A Rapid Follow-Up to the al-Bashir in Kenya Saga

So al-Bashir did not go to Kenya today. Instead, the IGAD summit that was initially supposed to take place in Nairobi will take place instead at a date still to be determined in Addis Ababa, in Ethiopia, which is not a State Party to the Rome Statute and therefore is not bound to execute the arrest warrants. At the insistence of the United States, Security Council Resolution 1593, which referred the situation of Darfur to the International Criminal Court, makes that very clear at paragraph 2 (emphasis is mine):

2. Decides that the Government of Sudan and all other parties to the conflict in Darfur, shall cooperate fully with and provide any necessary assistance to the Court and the Prosecutor pursuant to this resolution and, while recognizing that States not party to the Rome Statute have no obligation under the Statute, urges all States and concerned regional and other international organizations to cooperate fully;

Kenya did respond to Pre-Trial Chamber I’s request (see my previous post) by merely stating that there was no plan for the Sudanese President to come, which was, once the summit was moved to Ethiopia, true.

There’s not much to say here, and perhaps the saga ends here. The Pre-Trial Chamber’s “warning shot” probably did, despite (former) Kenyan Foreign Minister Wetangula’s claims, dissuade Kenya from holding the summit and receiving Bashir.

I did particularly enjoy Mr. Wetangula’s arguments in that article, not only claiming that Kenya did not push for the summit to be held in Ethiopia because of the ICC Judges’ request (to be fair, only the Kenyan authorities know for certain, but that’s very unlikely), but also said some pretty ludicrous things, such as “We have no demands from the ICC and we are not the arresting agents of the ICC so that is not an issue” (oh, really? Just imagine what people like Moses Wetangula would say if ICC investigators conducted an arrest à la Eichmann), and “ICC does not have a hold on Kenya, we are a signatory to a treaty establishing it so we cannot live under fear over a treaty that we are just a party to” (to be honest, I’m not really sure what that means).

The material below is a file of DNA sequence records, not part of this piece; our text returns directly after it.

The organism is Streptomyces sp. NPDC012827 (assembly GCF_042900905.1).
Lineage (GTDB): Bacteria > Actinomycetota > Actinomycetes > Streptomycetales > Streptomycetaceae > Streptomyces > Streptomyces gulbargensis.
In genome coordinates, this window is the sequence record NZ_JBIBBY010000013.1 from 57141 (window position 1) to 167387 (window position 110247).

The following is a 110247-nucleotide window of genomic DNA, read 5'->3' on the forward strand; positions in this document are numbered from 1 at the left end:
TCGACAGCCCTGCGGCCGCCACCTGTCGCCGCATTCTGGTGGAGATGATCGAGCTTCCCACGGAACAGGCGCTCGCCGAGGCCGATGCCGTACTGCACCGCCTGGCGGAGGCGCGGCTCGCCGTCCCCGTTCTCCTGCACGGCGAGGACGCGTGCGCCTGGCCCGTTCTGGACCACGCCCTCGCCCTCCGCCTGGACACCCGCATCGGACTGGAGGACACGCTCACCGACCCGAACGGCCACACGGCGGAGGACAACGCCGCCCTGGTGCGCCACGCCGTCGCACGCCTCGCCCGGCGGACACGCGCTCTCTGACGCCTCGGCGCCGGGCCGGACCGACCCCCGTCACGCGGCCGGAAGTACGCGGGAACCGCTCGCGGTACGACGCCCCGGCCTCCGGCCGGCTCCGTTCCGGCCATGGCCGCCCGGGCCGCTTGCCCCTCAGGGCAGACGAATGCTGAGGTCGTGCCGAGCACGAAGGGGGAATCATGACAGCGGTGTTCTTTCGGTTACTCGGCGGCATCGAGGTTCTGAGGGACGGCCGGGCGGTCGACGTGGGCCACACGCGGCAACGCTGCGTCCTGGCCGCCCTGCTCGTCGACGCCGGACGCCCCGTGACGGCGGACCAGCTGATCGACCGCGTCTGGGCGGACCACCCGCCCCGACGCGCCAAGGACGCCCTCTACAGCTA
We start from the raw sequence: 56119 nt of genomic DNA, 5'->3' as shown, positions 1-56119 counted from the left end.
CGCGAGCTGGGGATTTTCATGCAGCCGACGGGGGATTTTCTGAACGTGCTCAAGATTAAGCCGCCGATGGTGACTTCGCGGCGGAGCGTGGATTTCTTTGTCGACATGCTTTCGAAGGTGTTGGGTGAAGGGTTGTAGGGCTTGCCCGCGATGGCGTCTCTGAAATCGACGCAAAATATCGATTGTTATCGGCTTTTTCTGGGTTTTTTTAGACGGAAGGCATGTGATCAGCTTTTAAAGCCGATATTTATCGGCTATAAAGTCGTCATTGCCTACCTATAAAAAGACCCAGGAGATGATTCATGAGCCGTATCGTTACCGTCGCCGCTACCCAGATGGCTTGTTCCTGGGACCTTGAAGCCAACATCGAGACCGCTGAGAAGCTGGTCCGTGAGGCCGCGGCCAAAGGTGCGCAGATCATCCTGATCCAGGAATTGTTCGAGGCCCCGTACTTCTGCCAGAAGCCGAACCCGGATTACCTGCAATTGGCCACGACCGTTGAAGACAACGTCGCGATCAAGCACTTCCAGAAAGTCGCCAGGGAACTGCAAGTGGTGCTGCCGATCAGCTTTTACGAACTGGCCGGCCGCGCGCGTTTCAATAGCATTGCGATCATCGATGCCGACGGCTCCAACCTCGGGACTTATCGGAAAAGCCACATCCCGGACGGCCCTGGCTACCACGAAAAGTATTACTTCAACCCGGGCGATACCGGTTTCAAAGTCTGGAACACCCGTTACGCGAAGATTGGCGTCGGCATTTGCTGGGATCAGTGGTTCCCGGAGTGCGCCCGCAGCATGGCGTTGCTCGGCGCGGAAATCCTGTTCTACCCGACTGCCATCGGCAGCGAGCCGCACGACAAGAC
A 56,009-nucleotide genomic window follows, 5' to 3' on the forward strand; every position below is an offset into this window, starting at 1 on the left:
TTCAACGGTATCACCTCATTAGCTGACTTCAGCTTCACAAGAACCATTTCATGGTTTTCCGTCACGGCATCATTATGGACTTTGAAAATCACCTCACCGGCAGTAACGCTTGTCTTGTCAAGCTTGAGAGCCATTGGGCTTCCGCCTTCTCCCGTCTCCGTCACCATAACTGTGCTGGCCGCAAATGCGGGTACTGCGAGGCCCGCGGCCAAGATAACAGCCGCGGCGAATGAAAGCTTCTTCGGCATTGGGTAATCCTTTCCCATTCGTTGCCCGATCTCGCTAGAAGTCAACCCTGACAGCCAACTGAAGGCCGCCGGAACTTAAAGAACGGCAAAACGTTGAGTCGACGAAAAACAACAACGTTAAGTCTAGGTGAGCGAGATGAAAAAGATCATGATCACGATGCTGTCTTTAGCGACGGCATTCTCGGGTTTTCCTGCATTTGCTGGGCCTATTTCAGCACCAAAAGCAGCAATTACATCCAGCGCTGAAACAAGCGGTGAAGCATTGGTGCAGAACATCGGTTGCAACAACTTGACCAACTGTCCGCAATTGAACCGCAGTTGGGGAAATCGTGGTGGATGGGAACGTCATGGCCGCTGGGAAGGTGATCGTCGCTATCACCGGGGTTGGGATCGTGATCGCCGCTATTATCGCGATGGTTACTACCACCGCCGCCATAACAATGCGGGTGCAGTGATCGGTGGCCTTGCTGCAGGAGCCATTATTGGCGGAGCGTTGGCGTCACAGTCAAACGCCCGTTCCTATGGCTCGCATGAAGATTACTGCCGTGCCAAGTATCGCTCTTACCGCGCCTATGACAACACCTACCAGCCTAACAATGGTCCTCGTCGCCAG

As for the “former” in front of Foreign Minister, Mr. Wetangula resigned last Wednesday over allegations of corruption.


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  1. #1 by CRY ME AN ONION on 31 October 2010 - 11:17

    With a new constitution in place things seems to be changing in Kenya. Somehow, I have a strange feeling that it may be only a cosmetic change.
    Why cosmetic? They replaced Wetangula with George Saitoti as acting Minister for Foreign Affairs. Saitoti name was often mentioned in the Goldenberg corruption affair which cost Kenyan tax payer almost $650 millions.
    Kenya with Al-Bashir and ICC is just playing game. Let’s see what happens when Ocampo starts the trials of the one involved in Kenya post election violence

    • #2 by Xavier Rauscher on 2 November 2010 - 07:33

      It’ll be interesting indeed. Oddly enough, the ICC intervention is, from what I’ve heard, quite popular in the country, and has the backing of the “opposition” parties that are now in the National Unity government.

      So we’ll see how cooperative the Kenyan authorities prove to be when Moreno-Ocampo makes public his arrest warrants.

      On another note, I’m currently reading an excellent report on the AU’s position toward the ICC. Look to the blog tonight or tomorrow for a few thoughts!

  2. #3 by Mark Kersten on 6 November 2010 - 13:55

    Thanks for this, as always, Xavier!

    For supporters of the ICC, I would say this is one of the single most important events in the Court’s history. Moving a conference is a small thing in the great scheme of international politics, but if the ICC had anything to do with it, then the ICC can be very happy with itself: it has changed state behaviour. Of course, this is not the optimal outcome for the ICC – that would be, ironically, that al-Bashir actually goes to Kenya and is arrested. Still, in some senses, the ICC was established to change state behaviour. After the debacle of the al-Bashir’s visit to Kenya this summer, this is a significant success.

  1. IGAD Summit: It Did Move to Ethiopia Because of ICC « The International Jurist

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